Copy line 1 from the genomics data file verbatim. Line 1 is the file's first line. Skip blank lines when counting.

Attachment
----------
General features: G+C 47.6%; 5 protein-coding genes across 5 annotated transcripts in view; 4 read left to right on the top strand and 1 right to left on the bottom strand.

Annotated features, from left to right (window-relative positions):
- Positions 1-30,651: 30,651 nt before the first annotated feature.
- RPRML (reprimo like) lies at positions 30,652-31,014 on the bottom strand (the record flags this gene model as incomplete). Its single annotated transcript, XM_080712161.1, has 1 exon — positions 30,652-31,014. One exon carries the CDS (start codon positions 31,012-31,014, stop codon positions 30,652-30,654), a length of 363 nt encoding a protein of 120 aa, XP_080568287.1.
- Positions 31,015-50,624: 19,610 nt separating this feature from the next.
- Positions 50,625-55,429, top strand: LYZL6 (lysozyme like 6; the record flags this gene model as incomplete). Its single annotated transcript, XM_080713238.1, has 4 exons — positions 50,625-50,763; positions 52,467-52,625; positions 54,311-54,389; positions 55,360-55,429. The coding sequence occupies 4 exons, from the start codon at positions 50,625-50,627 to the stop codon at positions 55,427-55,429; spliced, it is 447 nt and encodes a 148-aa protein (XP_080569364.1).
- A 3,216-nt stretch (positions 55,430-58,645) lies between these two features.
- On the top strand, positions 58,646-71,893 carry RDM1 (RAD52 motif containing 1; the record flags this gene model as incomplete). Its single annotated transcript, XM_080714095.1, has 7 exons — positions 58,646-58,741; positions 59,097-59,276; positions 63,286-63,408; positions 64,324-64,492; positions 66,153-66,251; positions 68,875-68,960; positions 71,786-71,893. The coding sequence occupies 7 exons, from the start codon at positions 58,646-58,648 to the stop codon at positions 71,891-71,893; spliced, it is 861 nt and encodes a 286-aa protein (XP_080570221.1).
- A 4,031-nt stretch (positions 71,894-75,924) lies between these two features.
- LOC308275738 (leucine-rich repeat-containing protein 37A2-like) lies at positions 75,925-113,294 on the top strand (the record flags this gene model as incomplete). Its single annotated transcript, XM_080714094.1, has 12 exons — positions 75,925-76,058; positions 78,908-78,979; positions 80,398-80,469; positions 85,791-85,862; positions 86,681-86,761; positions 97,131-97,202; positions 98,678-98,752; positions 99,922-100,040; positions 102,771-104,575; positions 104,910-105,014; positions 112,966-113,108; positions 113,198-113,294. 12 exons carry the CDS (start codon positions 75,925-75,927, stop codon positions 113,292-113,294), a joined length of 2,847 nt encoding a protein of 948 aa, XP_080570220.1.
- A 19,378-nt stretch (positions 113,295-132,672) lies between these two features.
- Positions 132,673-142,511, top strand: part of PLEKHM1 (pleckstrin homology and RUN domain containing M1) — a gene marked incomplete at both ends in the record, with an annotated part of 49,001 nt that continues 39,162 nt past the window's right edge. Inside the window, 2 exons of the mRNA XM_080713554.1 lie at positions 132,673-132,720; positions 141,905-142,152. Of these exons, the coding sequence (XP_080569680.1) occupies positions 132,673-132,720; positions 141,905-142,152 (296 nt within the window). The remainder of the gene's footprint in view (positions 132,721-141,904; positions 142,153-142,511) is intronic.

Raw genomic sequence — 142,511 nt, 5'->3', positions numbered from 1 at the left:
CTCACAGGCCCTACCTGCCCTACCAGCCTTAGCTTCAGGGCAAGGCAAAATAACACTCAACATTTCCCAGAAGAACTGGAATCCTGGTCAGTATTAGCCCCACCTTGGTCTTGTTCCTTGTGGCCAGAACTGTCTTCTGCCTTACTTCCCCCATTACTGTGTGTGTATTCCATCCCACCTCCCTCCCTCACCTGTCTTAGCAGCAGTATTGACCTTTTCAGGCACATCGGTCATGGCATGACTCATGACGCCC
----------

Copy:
General features: G+C 47.6%; 5 protein-coding genes across 5 annotated transcripts in view; 4 read left to right on the top strand and 1 right to left on the bottom strand.